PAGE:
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Do you have bad RAM? How to find it and how to fix it

Topher Kessler | June 17, 2014
The RAM in your Mac is in essence the active workspace of your computer, in which your programs run and your content is created. Because of this, healthy RAM is vital for properly running any software on your Mac, be it the system software that comes with OS X or third-party programs.

The RAM in your Mac is in essence the active workspace of your computer, in which your programs run and your content is created. Because of this, healthy RAM is vital for properly running any software on your Mac, be it the system software that comes with OS X or third-party programs.

Unfortunately, if the RAM in your Mac is faulty, those faults can sometimes persist undetected for a while, only to crop up unexpectedly and result in a crash, hang, or other unwanted behavior. Therefore, it is good to not only be able to identify faulty RAM, but also be able to properly test for it and then be prepared to fix the problem, if it arises.

Faulty RAM symptoms

If your system's RAM is not working correctly, then you will likely see one of several symptoms when using your Mac:

Random Application Crashes: If programs randomly quit unexpectedly, and the generated crash report shows different potential reasons for the crash, this may indicate bad RAM.

Random Pauses: When a background task is addressing bad memory and is crashing, it may cause the system to continually re-launch it or otherwise hang up when attempting to use this task's services.

Data corruption: If files you save or access regularly become damaged and cannot be opened, it could be corruption in your filesystem formatting — but it could also indicate faulty RAM.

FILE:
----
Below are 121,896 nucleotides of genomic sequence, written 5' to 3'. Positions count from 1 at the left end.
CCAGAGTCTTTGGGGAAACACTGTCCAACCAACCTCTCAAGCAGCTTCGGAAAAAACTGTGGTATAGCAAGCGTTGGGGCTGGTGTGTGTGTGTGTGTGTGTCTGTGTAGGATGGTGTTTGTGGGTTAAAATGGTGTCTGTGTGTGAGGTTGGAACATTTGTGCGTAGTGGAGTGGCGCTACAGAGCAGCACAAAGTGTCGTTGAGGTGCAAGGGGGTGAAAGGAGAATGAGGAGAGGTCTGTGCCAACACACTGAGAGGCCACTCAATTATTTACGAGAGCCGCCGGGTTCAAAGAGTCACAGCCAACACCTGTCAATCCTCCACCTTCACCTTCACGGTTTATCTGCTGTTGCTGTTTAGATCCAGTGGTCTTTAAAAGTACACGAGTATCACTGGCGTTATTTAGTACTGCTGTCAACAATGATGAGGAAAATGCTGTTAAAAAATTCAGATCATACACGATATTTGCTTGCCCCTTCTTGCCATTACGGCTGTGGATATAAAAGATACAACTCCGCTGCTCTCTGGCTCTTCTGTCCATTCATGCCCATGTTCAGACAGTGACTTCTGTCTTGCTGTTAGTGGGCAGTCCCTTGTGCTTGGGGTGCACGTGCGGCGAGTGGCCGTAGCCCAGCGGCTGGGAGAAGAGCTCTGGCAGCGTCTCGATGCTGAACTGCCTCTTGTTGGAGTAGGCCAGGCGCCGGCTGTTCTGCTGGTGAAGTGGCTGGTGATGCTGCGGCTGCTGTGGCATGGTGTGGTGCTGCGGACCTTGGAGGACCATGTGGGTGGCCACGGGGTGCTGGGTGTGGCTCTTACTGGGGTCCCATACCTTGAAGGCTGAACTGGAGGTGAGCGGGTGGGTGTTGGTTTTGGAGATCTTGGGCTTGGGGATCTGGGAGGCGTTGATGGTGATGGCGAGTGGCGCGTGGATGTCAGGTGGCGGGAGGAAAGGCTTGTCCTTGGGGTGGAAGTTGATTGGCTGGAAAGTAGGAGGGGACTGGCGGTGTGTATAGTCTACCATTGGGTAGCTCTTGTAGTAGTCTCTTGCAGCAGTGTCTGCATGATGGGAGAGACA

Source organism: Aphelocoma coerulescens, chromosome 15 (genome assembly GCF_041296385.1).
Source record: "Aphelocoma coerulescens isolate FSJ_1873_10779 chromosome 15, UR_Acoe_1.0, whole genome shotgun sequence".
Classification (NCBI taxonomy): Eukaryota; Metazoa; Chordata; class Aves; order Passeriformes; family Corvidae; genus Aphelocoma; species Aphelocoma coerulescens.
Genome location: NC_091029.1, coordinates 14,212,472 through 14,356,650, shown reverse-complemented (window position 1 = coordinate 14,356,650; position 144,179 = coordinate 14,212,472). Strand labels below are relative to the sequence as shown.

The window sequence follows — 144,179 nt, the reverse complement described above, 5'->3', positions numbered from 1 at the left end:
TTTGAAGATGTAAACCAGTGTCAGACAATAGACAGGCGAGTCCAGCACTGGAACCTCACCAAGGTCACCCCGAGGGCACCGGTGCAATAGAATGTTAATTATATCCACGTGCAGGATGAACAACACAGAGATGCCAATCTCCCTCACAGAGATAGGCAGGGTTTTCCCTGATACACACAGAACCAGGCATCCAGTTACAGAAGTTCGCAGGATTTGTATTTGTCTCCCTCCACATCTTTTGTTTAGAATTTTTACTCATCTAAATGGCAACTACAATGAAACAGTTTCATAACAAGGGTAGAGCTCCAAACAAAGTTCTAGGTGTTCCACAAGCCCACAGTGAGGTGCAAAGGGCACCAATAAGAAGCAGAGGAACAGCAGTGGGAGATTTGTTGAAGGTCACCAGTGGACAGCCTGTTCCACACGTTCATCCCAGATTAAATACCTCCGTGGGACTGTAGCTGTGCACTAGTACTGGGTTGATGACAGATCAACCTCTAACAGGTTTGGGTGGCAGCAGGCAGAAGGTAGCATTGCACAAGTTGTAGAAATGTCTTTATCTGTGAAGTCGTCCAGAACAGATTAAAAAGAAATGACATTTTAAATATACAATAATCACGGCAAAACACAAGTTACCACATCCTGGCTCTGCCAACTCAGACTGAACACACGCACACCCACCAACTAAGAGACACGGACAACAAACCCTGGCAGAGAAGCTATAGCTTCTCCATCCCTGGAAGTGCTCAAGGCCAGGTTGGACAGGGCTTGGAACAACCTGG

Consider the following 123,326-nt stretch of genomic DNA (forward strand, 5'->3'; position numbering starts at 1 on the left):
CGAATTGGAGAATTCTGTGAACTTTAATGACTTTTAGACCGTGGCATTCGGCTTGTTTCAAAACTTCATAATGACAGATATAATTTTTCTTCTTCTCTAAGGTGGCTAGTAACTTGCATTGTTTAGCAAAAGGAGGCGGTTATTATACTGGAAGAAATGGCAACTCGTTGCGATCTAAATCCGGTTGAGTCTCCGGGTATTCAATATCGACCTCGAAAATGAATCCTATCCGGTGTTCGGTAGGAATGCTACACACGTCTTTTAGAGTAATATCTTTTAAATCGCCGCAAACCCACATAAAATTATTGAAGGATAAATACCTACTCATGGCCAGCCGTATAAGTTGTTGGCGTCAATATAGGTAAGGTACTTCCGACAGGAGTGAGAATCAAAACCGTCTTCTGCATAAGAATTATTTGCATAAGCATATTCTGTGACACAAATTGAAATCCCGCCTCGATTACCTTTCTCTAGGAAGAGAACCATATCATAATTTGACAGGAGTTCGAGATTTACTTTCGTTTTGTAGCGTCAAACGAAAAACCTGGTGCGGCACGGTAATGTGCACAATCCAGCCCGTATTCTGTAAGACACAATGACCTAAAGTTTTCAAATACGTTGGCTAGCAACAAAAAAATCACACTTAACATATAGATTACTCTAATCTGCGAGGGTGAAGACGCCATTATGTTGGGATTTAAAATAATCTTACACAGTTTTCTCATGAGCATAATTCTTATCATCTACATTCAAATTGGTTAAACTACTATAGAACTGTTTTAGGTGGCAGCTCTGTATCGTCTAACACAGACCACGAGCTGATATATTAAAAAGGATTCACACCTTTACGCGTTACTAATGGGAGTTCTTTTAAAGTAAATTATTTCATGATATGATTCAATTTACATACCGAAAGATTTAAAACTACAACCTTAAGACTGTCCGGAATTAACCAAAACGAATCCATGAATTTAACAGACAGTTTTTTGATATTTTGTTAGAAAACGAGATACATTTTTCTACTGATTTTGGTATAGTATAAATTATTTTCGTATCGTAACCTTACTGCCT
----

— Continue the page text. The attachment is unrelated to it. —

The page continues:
Random kernel Panics and system freezes: This may happen when core OS components attempt to access bad RAM and crash, resulting in a kernel panic or the system immediately halting.

Three beeps from your Mac at startup: Before the boot chimes sound at startup, your Mac will run a rudimentary check to ensure RAM is available and accessible. If not, then you will hear a series of three beeps from your system, and no boot chime. The system will also not boot when this sound is played.

Other inabilities to boot your system: If you cannot get your system to boot, and especially if you don't hear the boot chimes, this may suggest RAM is not accessible, and some fault is preventing the system even from issuing the three beeps warning.

While these symptoms suggest faulty memory as a possibility, keep in mind they may not necessarily occur regularly: They may instead happen only when the specific faulty areas of your installed RAM are accessed, the frequency of which may change depending on the amount of RAM installed and how much you use it, which will govern how often the faulty areas of RAM are accessed.

Testing your RAM

If you are experiencing some symptoms that suggest faulty RAM, then there are several ways to test your Mac's RAM and ensure it is healthy and available.

 

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